Wednesday, March 18, 2015

James Bartholomew: The Welfare of Nations

If you read The Welfare State We're In, by James Bartholomew, and knew he was writing a sequel, you will be very pleased to hear the publication date of The Welfare of Nations is March 31st. He will officially launch the book in London on April 9.

You can view a short launch video here.

He hasn't let up on his stinging criticism of welfare statism blaming it for unemployment (it is unemployment, not inequality, that makes people unhappy), lone parenting (the over-representation of single parent children amongst failing youth) and the warehousing of the elderly in old people's homes where many wish they were dead.

The following is the jacket blurb:

The twentieth century experienced an
epochal war between capitalism and
communism but the real winner of the conflict,
James Bartholomew argues, was welfare statism.
The defining form of government of our age,
welfare states have spread across the advanced
world and are changing the very nature of
modern civilisation.
In his bestselling book The Welfare State We’re
In, Bartholomew controversially argued that
the British welfare state has done more harm
than good. Many people – including Lady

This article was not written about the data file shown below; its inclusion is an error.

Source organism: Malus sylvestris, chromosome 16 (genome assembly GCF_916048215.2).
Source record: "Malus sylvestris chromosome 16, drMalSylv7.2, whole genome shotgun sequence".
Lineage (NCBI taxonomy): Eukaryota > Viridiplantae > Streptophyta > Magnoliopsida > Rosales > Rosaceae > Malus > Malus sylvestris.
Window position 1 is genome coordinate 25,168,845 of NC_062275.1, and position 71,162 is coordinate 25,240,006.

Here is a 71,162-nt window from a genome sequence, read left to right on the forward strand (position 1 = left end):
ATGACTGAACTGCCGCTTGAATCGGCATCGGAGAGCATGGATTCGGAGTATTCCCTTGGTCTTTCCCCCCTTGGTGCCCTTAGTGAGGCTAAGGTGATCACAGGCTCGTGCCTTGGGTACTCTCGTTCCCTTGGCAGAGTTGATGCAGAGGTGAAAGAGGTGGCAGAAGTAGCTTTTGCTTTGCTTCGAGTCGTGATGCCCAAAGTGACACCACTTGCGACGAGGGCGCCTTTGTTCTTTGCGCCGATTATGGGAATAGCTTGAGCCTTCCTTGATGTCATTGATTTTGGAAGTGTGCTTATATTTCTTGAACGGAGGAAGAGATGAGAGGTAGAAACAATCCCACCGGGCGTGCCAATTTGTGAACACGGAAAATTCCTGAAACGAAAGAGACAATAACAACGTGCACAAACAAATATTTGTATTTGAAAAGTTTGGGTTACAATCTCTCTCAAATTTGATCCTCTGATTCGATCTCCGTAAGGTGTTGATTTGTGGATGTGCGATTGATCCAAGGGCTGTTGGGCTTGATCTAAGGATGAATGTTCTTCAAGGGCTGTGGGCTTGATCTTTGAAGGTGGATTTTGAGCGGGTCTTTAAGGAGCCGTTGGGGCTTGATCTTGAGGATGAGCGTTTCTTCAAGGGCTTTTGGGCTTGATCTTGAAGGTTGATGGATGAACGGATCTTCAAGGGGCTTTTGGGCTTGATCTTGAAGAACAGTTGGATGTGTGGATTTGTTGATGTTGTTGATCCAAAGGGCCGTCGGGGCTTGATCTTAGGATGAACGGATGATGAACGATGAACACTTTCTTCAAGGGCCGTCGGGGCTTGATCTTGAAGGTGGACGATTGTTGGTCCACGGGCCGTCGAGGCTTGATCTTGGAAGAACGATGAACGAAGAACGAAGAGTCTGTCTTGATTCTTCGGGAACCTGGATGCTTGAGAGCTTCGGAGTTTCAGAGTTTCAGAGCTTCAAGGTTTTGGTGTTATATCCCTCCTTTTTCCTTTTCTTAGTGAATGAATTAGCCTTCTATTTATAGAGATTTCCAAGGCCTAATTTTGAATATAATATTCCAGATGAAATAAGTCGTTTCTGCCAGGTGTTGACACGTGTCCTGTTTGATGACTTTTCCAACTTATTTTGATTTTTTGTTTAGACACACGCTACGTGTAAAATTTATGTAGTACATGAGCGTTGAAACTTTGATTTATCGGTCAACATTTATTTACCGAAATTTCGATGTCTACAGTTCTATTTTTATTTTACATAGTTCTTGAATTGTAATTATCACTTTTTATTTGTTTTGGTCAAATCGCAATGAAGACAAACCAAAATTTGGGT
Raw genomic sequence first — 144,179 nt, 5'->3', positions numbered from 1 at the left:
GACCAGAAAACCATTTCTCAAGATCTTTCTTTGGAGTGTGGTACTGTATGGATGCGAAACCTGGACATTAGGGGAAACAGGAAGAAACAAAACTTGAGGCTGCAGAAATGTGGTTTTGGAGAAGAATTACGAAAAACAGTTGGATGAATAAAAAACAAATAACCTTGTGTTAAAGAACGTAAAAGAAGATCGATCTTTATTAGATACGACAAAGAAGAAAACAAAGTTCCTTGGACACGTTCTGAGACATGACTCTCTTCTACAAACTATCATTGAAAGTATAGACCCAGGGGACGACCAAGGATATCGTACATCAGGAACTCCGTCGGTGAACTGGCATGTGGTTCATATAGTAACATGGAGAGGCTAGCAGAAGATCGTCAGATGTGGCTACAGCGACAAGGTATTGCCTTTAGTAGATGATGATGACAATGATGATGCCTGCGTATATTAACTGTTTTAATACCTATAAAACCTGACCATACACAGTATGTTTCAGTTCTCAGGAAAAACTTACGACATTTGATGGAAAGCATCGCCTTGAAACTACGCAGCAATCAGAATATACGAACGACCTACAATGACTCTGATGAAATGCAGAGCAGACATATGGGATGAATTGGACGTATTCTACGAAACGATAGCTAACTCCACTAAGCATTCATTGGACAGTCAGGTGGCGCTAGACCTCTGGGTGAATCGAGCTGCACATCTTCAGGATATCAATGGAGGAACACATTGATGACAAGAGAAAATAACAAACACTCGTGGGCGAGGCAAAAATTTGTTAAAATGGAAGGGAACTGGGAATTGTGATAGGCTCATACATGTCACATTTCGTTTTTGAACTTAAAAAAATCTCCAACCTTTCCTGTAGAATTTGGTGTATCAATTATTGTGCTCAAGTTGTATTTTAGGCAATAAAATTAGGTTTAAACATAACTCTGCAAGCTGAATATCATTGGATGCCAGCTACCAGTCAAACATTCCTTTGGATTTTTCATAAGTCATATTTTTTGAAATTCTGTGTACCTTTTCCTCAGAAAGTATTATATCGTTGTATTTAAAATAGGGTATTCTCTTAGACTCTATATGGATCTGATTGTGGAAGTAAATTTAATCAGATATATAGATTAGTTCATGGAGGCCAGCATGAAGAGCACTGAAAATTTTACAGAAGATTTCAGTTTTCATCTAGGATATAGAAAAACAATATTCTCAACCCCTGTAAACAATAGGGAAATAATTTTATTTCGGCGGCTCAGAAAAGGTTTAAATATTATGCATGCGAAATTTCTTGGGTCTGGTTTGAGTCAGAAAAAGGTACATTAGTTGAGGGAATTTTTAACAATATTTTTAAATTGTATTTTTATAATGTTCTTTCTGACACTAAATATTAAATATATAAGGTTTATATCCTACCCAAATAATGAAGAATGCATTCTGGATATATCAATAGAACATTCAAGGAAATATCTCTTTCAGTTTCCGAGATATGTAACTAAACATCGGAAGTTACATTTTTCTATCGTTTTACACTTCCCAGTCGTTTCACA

Thatcher – responded by saying, ‘If that is the
case, what should we do about it?’ Now, in this
hard-hitting and provocative new contribution,
Bartholomew sets out to answer that question.
Travelling across the globe, from Australia
in the east to San Francisco in the west, he
investigates what happens elsewhere in the
world and considers which welfare models
Britain could potentially follow. His search
for the best education, healthcare and support
services takes him to eleven vastly different
countries as he teases out the advantages and
weaknesses of other nations’ welfare states
and delves into crucial issues such as literacy,
poverty and inequality.
What damage is being done by failing welfare
states? What lessons can be learned from the
best welfare states? And is it too late to stop
welfare states permanently diminishing the
lives and liberties of people around the world?

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